About Me

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My tremendously supportive husband & I have 3 wonderful children, 1 dog, 12 laying hens, 2 dairy goats, 3 bee hives, and a 2000 sq foot vegetable garden on a small 1/4 acre lot in the city. In the center of it all is our small 1,000 sq foot house purchased in 2008 as a foreclosure that we fully renovated to host our growing family, home school adventures, and small home business (CozyLeaf.com). We have a desire to learn a path to self sufficiency finding ways to be good stewards of the resources God has given us. We want to learn to live with less as we laydown roots to our little homestead.

Thursday, January 13, 2011

Warm things

"Warm Things" is what we call them around here, but basically its just a bag sewed up and filled with grain. Easily warmed up in the microwave, or just set it right beside the wood stove and it is hot and ready when you need a warm snuggler! Hold it, or place it at the foot of your bed at night to add extra warmth in these chilly winter months! These 2 bags took me about 20 minutes to sew up and will last for a long time!
I haven't used corn yet, but I hear that corn is one of the best grains to fill in these warm bags! Give it a try and have a couple extra on hand! I just use scrap fabric and so we have all different sizes.
Cheap and Easy!
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Monday, January 10, 2011

Beeswax Candles

Making Beeswax candles was pretty easy! I just bought a few molds and poured melted beeswax in on either side of a wick and then let it set! One of the candles was supposed to be taller, but it actually cracked in half when I was anxiously pulling it out of the mold...so I have 3 instead of 2 :)
These candles smell fantastic!! I added some essential oils to one of the candles (Pine Needle and Clove oil) but the other is just the sweet pleasant smell of the natural beeswax!

Saturday, January 8, 2011

Meat for a year

Bryan was able to tag 3 deer last week so we were able to process all the meat today!
From 3 does we were able to get right at 100 lbs of meat! We made 25 lbs ground sausage with Holly seasoning, 25 lb ground sausage with Maple seasoning, 17 lbs ground regular unseasoned, about 14 lbs loin steaks, and about 35 lbs cubed meat.
We shared some and brought home the rest to put in the freezer for this coming year!
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Wednesday, January 5, 2011

When the boys are away, the girls will play!!

Bryan and Henry have been out hunting, so me and Addie got a few projects to work on too! I bought Addie some plain wood peg dolls for Christmas, so we decided to paint them! It was extremely fun! We got to create a lot of characters and have fun making them exactly how Addie wanted.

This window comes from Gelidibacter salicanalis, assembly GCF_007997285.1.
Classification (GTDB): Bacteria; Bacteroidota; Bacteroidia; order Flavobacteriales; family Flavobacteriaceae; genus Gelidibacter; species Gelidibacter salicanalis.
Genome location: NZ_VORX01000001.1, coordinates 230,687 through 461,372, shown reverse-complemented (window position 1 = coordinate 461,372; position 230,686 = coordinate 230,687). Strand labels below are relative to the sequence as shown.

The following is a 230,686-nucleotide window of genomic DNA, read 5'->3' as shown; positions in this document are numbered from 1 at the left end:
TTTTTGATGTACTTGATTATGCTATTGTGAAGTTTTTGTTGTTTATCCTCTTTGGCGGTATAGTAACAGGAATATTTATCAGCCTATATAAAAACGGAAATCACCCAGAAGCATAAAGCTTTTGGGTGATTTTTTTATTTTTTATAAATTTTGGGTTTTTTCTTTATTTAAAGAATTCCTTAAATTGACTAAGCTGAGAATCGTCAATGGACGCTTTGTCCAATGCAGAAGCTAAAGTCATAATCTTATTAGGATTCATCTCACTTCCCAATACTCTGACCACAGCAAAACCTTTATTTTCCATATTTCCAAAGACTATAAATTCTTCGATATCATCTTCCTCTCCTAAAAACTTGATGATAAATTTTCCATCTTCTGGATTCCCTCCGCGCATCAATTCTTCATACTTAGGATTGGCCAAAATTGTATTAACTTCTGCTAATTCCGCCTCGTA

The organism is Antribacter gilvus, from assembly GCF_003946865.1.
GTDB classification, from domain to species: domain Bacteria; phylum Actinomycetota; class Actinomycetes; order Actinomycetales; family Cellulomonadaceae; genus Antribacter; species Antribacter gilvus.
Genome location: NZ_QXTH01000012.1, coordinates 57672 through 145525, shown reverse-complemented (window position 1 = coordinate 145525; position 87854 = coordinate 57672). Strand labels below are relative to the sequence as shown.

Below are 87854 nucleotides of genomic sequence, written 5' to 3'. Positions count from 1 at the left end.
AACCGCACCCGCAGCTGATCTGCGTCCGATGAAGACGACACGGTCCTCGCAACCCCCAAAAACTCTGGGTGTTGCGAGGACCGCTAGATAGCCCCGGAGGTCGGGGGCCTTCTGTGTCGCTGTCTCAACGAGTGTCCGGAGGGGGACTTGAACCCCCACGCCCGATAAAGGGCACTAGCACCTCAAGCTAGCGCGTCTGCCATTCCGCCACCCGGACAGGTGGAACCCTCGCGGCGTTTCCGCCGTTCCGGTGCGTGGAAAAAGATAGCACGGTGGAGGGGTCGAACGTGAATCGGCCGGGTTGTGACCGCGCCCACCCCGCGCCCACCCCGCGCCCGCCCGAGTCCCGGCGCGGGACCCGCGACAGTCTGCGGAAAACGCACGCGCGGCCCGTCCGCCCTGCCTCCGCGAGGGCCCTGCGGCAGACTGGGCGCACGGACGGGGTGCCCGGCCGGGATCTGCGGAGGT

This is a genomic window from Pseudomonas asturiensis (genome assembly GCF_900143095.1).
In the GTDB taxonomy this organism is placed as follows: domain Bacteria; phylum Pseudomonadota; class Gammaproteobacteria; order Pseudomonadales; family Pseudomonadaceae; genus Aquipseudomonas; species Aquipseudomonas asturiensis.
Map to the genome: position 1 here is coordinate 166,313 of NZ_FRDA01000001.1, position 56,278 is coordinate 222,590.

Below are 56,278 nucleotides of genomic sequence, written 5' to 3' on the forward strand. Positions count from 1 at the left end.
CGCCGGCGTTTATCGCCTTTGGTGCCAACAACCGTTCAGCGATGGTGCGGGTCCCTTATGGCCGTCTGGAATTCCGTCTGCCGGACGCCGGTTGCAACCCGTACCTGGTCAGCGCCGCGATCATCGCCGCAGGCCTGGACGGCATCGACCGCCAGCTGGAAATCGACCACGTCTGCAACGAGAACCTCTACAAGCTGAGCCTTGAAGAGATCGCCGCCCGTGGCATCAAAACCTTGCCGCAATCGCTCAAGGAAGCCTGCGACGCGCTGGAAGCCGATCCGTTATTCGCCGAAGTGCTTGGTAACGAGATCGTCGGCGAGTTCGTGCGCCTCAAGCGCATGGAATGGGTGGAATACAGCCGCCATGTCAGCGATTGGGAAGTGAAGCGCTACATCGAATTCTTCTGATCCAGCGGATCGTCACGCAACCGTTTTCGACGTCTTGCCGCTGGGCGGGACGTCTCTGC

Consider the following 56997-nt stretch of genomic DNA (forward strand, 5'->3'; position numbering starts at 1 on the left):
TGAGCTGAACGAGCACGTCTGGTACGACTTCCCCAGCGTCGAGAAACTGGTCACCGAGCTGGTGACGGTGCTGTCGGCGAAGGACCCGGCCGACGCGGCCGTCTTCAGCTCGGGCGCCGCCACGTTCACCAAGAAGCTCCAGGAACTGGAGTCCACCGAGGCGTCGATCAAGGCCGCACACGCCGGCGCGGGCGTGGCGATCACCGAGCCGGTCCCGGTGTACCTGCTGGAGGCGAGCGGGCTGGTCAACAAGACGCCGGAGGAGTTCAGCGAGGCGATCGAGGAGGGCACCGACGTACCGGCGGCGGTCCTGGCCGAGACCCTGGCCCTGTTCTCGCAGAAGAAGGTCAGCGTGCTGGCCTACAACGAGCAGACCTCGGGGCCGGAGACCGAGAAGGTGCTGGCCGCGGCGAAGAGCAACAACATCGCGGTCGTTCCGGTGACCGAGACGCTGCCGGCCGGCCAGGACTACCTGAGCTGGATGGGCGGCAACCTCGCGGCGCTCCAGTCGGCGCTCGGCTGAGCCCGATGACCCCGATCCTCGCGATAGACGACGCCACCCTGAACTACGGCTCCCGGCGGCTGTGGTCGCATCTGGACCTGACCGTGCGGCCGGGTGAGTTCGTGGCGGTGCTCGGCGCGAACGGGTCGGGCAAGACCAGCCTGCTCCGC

I definitely recommend this as a fun craft time :)
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Tuesday, January 4, 2011

Curious little goat!

Peaches and Poppy are so curious! They love to stand up on our deck railing and look over the front fence at all the activities that happen out front. Our neighbours love looking over the fence and talking to them :)
When we first brought the girls home they would stand in the back yard and make noise to get attention...now they hardly make a peep! Bryan and i were even talking the other day and I said "I don't remember the last time I heard the goats make any noise at all!" They just observe everything...and of course eat as much as possible!
Some people say that goats are incredibly noisy creatures, but I guess we have been blessed with a silent couple! I also think they are very spoiled! They get plenty of attention from us...which also includes being sung to daily :) Seriously though I do sing to them, but I pretty much sing all the time and about everything, so its not to rare around here :)
I just love these goats and I'm so grateful to have them as pets! Its nothing like I expected...I never would have thought I could love a goat so much, but they are surprisingly precious animals :)
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Saturday, January 1, 2011

Little Hunter

Last night most people stayed up late and slept in this morning...but for us New Years eve means going to bed early because New Years day marks the opening of late doe hunting in this area! Today was the start of a great year ahead and we were all up at 5am to get Bryan and Henry out the door for some deer hunting.
It was a long day for them and no deer were spotted (partly because of an irrational man driving his very noisy truck into the field scaring off all of the deer). It was also extremely cold! When they took out the door this morning it was 6 degrees! Yes, I stayed inside by the fire! After the morning hunt they came home for lunch and a nap for Henry and headed back out for another round...much warmer this time, it was 20 degrees but I was still in by the fire!
By the end of the day they were both exhausted, but excited to have some dinner inside where I successfully brought the living room temperature to almost 90 degrees (thanks to the wood stove).
Win some and loose some...all in a days hunt!
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Get Started and have No Expectations!